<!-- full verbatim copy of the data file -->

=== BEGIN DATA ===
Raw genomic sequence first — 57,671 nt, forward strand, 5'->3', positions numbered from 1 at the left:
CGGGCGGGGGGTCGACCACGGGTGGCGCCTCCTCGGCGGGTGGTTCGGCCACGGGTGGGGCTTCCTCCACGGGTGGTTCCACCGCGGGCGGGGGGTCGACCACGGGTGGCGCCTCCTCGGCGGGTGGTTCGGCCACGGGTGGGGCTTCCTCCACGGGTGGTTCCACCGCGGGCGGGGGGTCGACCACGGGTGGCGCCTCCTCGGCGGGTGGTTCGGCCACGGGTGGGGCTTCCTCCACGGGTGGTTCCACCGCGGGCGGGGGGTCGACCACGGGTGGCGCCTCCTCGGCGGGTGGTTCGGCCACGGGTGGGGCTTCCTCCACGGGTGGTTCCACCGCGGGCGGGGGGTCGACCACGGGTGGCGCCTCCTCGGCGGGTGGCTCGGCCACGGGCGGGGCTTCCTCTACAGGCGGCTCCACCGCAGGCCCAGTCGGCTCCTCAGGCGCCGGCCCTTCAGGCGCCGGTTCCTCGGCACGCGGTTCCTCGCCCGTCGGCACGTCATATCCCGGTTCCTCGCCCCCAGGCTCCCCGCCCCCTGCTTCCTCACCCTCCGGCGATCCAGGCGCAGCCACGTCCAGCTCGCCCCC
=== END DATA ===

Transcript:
Raw genomic sequence first — 57,671 nt, forward strand, 5'->3', positions numbered from 1 at the left:
CGGGCGGGGGGTCGACCACGGGTGGCGCCTCCTCGGCGGGTGGTTCGGCCACGGGTGGGGCTTCCTCCACGGGTGGTTCCACCGCGGGCGGGGGGTCGACCACGGGTGGCGCCTCCTCGGCGGGTGGTTCGGCCACGGGTGGGGCTTCCTCCACGGGTGGTTCCACCGCGGGCGGGGGGTCGACCACGGGTGGCGCCTCCTCGGCGGGTGGTTCGGCCACGGGTGGGGCTTCCTCCACGGGTGGTTCCACCGCGGGCGGGGGGTCGACCACGGGTGGCGCCTCCTCGGCGGGTGGTTCGGCCACGGGTGGGGCTTCCTCCACGGGTGGTTCCACCGCGGGCGGGGGGTCGACCACGGGTGGCGCCTCCTCGGCGGGTGGCTCGGCCACGGGCGGGGCTTCCTCTACAGGCGGCTCCACCGCAGGCCCAGTCGGCTCCTCAGGCGCCGGCCCTTCAGGCGCCGGTTCCTCGGCACGCGGTTCCTCGCCCGTCGGCACGTCATATCCCGGTTCCTCGCCCCCAGGCTCCCCGCCCCCTGCTTCCTCACCCTCCGGCGATCCAGGCGCAGCCACGTCCAGCTCGCCCCC